Significant Improvement in Symptoms of TOS
Patients’ most common symptoms prior to surgery were neck pain and shoulder pain, as well as pain in the arms, weakness and tingling or altered sensation in the hands. The two groups of patients, those undergoing PMT and those undergoing SCD+PMT, had NTOS index scores of 54.5 ± 3.4 (n35) and 62.7 ± 2.3 (n113); the difference was insignificant. Patients were then assessed after surgery and at a three month follow-up with 82% of all patients reporting significant and progressive improvement in their symptoms.
Endoscopic Surgery A New Option for TOS
The combined procedure had a slightly higher success rate with some 84% of patients reporting improvement at three months compared to 75% of the patients undergoing the new procedure alone. The NTOS index scores fell in both groups but the differences between the two were insignificant (36.8 ± 3.8 from 26 PMT patients, 41.3 ± 2.5 from 84 SCD+PMT patients). The comparable benefits of the isolated procedure suggest that it is a viable alternative to traditional open surgery for thoracic outlet syndrome.
Benefits for Adolescents with NTOS
The focus of the second study was comparing the benefits of adding PMT to the traditional open SCD procedure by looking at 35 adolescents (average age 17.3 years) and a group of 154 adults (mean average age of 40 years). Aside from a reduced incidence of hand pain in the adolescents (56% compared to 79%), the symptoms were generally similar between the groups. All of the patients had the SCD procedure and some had additional PMT if the clinical signs indicated a potential benefit.
Vast Improvements for Younger Patients
NTOS index scores pre-surgery were 46.5 ± 3.6 for the adolescents and 58.5 ± 1.7 for the adults. These scores dropped remarkably for the adolescents by three month follow-up (18.4 ± 4.1), and even further by the six month follow-up (10.4 ± 3.1). In the adults the results were less convincing with scores of 41.0 ± 2.3, at three months and 39.3 ± 3.3 at six months. This greater improvement in the adolescent group is likely due to a number of factors including the lower incidence of depression in the adolescents, fewer patients having experienced car crashes, less use of opiate painkillers, shorter symptom duration, and a higher incidence of repetitive motion injuries and sports participation.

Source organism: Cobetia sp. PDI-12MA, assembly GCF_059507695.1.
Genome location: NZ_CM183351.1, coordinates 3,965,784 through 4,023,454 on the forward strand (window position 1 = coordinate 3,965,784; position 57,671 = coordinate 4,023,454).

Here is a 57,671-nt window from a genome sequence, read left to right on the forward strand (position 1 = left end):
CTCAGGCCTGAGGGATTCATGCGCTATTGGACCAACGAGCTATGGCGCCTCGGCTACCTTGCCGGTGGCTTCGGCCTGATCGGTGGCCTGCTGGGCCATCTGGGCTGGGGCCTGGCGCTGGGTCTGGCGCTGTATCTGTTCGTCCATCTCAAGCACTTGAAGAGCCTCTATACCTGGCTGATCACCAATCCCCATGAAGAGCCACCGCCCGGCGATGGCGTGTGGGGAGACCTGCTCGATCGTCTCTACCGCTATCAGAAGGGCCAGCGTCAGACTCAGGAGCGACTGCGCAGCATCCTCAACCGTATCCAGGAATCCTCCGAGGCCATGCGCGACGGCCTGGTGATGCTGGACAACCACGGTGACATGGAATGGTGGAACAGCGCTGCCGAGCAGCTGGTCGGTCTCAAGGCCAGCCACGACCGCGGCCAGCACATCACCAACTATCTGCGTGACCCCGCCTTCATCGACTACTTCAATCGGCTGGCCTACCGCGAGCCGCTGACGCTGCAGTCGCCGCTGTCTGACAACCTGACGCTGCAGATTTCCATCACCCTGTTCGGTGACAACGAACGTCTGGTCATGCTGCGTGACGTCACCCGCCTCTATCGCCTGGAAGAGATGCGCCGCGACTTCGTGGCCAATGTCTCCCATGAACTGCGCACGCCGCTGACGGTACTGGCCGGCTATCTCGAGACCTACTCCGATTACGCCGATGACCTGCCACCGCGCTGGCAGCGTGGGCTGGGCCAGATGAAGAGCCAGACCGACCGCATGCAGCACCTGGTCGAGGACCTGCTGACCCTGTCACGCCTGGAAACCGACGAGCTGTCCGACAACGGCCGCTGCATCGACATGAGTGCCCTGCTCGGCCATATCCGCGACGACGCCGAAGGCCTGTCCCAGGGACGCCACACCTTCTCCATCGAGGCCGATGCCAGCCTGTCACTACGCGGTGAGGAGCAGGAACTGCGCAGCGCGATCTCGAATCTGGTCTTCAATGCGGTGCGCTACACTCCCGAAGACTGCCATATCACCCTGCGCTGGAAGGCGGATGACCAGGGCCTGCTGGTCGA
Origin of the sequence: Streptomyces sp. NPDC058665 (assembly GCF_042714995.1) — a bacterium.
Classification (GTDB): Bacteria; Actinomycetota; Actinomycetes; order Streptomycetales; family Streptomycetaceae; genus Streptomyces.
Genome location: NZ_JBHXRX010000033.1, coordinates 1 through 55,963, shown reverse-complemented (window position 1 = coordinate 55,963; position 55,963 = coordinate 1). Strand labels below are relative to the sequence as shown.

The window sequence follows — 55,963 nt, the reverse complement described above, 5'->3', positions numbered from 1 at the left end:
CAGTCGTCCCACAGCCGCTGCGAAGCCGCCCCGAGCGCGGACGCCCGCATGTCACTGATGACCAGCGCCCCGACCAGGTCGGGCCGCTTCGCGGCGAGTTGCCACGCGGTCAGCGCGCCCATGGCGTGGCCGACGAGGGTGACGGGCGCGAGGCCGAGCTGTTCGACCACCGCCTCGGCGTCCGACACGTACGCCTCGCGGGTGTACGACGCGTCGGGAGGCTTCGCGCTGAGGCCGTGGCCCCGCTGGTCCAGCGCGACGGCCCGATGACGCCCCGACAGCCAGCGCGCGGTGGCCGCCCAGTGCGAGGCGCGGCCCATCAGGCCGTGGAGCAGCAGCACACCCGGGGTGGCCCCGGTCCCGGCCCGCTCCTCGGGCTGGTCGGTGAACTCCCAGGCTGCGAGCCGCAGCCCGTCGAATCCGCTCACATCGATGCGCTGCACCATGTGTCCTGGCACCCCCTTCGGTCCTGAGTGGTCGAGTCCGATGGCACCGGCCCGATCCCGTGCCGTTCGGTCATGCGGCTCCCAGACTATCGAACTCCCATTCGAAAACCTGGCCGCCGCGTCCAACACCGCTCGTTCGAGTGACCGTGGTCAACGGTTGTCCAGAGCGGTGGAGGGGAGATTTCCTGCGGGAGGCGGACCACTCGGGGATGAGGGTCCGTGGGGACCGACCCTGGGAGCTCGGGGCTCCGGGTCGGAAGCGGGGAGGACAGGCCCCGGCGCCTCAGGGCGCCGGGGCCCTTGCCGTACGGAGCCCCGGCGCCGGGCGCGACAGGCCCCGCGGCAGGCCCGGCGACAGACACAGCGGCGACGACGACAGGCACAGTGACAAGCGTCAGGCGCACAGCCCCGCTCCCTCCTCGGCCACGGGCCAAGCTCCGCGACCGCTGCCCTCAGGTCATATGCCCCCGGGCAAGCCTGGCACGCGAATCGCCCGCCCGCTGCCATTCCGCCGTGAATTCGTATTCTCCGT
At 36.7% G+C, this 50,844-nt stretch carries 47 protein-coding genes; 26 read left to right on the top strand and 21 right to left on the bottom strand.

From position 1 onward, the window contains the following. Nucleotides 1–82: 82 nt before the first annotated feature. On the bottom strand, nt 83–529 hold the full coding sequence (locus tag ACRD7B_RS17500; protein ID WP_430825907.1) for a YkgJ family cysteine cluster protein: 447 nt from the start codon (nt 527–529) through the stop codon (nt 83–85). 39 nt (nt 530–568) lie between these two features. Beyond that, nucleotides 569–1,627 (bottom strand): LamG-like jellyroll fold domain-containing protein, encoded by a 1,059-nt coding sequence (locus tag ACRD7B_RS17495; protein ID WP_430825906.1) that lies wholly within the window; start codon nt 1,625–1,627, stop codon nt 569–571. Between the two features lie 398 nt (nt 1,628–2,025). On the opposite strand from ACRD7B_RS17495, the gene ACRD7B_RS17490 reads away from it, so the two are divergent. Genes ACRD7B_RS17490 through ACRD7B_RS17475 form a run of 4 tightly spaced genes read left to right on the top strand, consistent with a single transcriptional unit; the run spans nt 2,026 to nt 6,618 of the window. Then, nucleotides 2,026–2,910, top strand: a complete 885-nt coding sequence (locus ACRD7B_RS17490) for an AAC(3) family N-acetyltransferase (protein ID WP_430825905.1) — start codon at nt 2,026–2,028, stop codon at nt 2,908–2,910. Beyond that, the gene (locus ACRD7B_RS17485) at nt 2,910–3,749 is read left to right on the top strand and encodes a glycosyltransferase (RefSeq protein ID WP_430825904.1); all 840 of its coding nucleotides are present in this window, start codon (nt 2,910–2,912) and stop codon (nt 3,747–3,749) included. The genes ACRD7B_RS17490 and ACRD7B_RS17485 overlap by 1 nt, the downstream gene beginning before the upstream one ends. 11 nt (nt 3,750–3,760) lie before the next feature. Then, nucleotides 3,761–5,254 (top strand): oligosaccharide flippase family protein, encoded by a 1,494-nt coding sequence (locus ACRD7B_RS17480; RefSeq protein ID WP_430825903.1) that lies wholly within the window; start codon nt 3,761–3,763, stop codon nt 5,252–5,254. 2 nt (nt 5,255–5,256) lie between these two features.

Long-Term Outcomes for New TOS Surgery
One word of caution from the researchers, however, is that the study period was insufficient to monitor for the potential recurrence of symptoms of thoracic outlet syndrome which may reappear around two years after surgery. As the adolescents’ bodies are still growing and developing it may be that further nerve compression arises and symptoms appear once again. Long-term studies are, therefore, needed to monitor the continued success of these procedures. The two studies do support the use of this new surgical procedure for neurogenic thoracic outlet syndrome, however, especially in adolescents and a minimally invasive surgery for the condition may also reduce surgical risks for patients.
Thompson, R.W., et al, J Vasc Surg. Published online February 4, 2013, and 2013;57:149-157. Abstract